Federal agencies are required to publish notices of proposed rulemaking in the Federal Register to enable citizens to participate in the decision making process of the Government. This notice and comment procedure is simple. A proposed rule published in the Federal Register notifies the public of a pending regulation. Any person or organization may comment on it directly, either in writing, or orally at a hearing. Many agencies also accept comments via e-mail. The comment period varies, but it usually is 30, 60, or 90 days. For each notice, the Federal Register gives detailed instructions on how, when, and where a viewpoint may be expressed. In addition, agencies must list the name and telephone number of a person to contact for further information. When agencies publish final regulations in the Federal Register, they must address the significant issues raised in comments and discuss any changes made in response to them. Agencies also may use the notice and comment process to stay in contact with constituents and to solicit their views on various policy and program issues.

How does NARA use the Federal Register?

Like all agencies, NARA publishes documents in the Federal Register to carry out its statutory responsibilities. These responsibilities include preservation, management and access to Federal and Presidential records. For example, NARA publishes for public comment proposed rules to set standards for electronic, audiovisual and micrographic records; to announce the opening of donated historical records and Presidential materials; to develop design standards for Presidential libraries; and to set copying fees and hours of operation. NARA considers these public comments in developing final regulations, which are published in the Federal Register and codified in title 36 of the CFR. NARA also publishes notices of agency records schedules for public comment as required by 44 U.S.C. 3303a.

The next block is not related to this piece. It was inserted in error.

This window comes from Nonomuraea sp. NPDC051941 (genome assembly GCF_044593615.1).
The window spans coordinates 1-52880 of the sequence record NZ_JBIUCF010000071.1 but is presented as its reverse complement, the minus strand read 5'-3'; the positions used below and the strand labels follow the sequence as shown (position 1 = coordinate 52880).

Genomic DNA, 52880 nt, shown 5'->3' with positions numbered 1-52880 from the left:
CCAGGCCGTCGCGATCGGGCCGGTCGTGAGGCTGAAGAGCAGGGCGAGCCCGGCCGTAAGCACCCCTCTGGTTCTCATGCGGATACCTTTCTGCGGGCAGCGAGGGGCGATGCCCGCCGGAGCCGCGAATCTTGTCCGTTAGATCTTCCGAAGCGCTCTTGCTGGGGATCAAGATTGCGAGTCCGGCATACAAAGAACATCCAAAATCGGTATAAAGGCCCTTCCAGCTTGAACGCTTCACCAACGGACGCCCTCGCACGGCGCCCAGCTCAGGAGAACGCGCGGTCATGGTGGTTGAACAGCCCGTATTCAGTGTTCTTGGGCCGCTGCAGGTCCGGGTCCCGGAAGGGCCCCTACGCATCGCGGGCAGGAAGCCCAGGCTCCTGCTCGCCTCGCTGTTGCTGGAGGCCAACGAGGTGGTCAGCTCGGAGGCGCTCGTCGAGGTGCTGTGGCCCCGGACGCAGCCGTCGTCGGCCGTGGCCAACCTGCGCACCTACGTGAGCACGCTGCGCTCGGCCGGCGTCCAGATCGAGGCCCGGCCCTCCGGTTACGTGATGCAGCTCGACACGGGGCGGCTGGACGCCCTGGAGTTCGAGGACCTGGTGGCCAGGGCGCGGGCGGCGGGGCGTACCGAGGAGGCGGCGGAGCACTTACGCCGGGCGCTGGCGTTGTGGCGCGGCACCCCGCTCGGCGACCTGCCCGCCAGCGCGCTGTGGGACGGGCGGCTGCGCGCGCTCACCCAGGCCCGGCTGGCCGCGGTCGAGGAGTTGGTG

In addition, NARA publishes Federal Register notices to request customer views on a variety of other subjects. These include requests for comments on the strategic plan and proposed information collection activities as well as invitations to attend public meetings of special working groups on subjects such as space planning and electronic records.

Where is the Federal Register available?

Free access to the on-line Federal Register and CFR on GPO Access:

  • http://www.access.gpo.gov/nara.
  • Depository Library locations and Federal Register services: http://www.nara.gov/fedreg.
  • Prices and ordering information for paper and fiche: call 202-512-1800, M-F, 8 a.m. to 4 p.m. Fax orders and inquiries: send to 202-512-2250 (anytime).
  • Mail orders: Superintendent of Documents, P.O. Box 371954, Pittsburgh, PA 15250-7954.
  • E-mail questions and comments on Federal Register services: info@fedreg.nara.gov.
Are there copyright restrictions on Federal Register documents?

No, everything that appears in the Federal Register may be reproduced without restriction

Is Federal Register information available in advance of publication?

Documents are held in confidentiality until they are filed for public inspection at least one business day before publication in the Federal Register. NARA produces a “List of Documents on Public Inspection,” which includes a short description of documents on file and the date they will appear in theFederal Register. The list is updated daily on the NARA Website (http://www.nara.gov/fedreg/public.html#top). You may read or copy documents on public inspection during business hours at the Office of the Federal Register, 800 North Capitol Street, NW., Room 700, Washington, D.C. There is a nominal per-page charge for copies.


  • Home
  • Federal Register
  • Fed Land Management Laws
  • Fed Land Management Reports
  • Archives
  • Disclaimer
  • About us
  • Contact Us
  •  © Copyright 2000-2019 NPLnews.com Contact Us / Disclaimer